All this talk about commies in the Parliamentary Press Gallery reminds of the proposed Monument to the Victims of Totalitarian Communism, which was slated for construction in Ottawa next year.
After some hand-wringing about the name, the National Capital Commission last year agreed to give space in the Garden of the Provinces and Territories across from the National Library and Archives Building on Wellington Street. (Critics say the “totalitarian” is redundant.)
The project has also received enthusiastic support from the Harper government. It was mentioned in last year’s Speech form the Throne and noted anti-Communist Jason Kenney, minister of citizenship and immigration, last summer issued a congratulatory statement that notably omitted the word “totalitarian.’
While the government may be continue to rail against the commie scourge, Canadians do not appear moved enough to fork over cash to the project.
Documents filed with the Canada Revenue Agency show the charity behind the project is light years from achieving its fund-raising goal for the project of $1.5 million.
The 2010 filing by Tribute to Liberty – A Memorial to Victims of Totalitarian Communism Inc. shows the charity raised a paltry $45,690, and spent the bulk of that on operational and administrative costs totalling $34,693. (Of that, more than $28,000 went to compensation for people who worked for the charity).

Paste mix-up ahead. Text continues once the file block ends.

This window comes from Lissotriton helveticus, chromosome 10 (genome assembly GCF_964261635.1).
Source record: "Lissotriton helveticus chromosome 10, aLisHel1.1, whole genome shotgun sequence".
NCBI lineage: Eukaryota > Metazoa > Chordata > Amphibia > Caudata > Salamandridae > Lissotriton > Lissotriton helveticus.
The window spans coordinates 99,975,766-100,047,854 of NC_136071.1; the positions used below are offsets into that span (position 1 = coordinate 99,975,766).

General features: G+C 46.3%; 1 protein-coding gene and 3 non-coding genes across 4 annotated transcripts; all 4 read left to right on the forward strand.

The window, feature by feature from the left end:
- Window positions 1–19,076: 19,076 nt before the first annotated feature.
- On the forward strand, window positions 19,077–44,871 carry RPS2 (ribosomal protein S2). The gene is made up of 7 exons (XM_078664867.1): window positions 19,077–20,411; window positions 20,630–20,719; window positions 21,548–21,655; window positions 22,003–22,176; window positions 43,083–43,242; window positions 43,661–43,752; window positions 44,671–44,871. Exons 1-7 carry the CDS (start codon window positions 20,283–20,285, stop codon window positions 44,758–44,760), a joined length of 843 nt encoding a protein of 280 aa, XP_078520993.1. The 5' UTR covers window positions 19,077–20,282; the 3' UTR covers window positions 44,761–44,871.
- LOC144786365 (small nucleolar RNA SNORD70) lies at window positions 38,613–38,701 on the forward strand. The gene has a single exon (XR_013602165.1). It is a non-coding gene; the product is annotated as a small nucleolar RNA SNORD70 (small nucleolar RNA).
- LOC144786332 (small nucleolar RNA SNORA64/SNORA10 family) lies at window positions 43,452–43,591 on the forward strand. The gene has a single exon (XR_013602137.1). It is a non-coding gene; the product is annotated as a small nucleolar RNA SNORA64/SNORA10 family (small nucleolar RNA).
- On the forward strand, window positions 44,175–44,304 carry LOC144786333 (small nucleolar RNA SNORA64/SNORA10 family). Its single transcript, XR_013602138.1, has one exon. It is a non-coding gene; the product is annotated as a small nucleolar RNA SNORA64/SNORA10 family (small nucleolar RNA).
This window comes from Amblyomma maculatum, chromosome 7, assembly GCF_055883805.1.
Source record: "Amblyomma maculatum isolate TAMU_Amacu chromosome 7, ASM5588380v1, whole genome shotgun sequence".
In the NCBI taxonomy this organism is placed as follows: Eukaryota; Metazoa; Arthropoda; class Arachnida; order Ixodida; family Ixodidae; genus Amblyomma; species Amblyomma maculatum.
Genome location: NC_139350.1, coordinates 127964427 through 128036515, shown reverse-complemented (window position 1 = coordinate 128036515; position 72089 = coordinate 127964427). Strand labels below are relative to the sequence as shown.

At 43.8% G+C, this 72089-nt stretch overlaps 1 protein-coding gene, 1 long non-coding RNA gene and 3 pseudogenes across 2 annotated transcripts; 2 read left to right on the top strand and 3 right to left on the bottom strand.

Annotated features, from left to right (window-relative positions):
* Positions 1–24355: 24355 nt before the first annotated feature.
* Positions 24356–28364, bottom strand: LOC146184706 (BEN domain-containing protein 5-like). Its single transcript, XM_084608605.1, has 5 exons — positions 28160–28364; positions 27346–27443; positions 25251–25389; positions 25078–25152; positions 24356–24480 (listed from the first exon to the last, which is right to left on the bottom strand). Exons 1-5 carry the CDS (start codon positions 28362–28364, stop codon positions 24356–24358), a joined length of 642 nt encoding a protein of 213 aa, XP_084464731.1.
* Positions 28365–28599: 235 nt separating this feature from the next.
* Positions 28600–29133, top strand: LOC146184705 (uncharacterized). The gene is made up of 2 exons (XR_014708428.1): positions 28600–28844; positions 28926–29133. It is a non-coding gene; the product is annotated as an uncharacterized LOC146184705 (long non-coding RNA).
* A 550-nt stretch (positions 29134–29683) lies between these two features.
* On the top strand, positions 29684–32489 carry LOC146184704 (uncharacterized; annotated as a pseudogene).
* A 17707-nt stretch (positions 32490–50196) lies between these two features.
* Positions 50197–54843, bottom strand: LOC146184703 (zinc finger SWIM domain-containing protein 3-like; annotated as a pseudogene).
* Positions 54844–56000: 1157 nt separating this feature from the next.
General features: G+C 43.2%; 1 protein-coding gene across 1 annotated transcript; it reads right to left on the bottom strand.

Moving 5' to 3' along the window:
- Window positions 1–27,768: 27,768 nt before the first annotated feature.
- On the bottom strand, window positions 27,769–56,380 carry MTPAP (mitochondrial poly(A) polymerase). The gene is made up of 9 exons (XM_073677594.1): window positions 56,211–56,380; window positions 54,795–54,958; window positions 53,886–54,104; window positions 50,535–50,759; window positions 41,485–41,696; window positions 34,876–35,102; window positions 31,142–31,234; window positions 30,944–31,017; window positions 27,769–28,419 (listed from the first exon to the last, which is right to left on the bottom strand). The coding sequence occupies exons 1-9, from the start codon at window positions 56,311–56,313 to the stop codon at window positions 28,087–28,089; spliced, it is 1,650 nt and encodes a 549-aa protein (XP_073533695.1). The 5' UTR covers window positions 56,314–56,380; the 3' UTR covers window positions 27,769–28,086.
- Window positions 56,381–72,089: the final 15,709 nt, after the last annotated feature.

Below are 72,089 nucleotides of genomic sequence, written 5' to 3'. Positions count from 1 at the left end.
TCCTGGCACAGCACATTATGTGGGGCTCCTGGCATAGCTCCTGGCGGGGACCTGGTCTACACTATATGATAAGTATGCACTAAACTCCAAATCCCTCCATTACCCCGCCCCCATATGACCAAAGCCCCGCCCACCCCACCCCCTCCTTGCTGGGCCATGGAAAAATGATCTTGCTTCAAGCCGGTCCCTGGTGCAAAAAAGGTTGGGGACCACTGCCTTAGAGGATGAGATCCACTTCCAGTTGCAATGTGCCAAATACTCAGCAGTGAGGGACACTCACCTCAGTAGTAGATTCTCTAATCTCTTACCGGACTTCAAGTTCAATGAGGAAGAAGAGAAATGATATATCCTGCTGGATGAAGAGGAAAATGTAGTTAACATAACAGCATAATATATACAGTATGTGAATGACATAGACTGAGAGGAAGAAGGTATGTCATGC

By the end of 2010 year, the monument charity had only $15,849 in the bank.
The NCC was supposed to hold a design competition for the monument this spring, but first requires two-thirds of the money for the construction costs — about $650,000 says Tribute to Liberty project coordinator Carolyn Foster.
Foster said the start date for the design competition all depends on fund-raising. She said she didn’t have an exact figure of the amount raised so far.
“It’s very slow, unfortunately,” she said. “It’s a difficult project for a lot of the public to understand. It’s not like raising money for a new wing of hospital.”
She said, as a small organization, they cannot afford a big advertising campaign to help raise money.
At the current rate of fund-raising and spending, it would take decades to reach the goal of erecting the monument. But Foster said she expects the donations to ramp up.
“We’re laying a lot of the groundwork for fund-raising. It’s hard to say exactly when we’ll get to that point. It could happen more quickly.”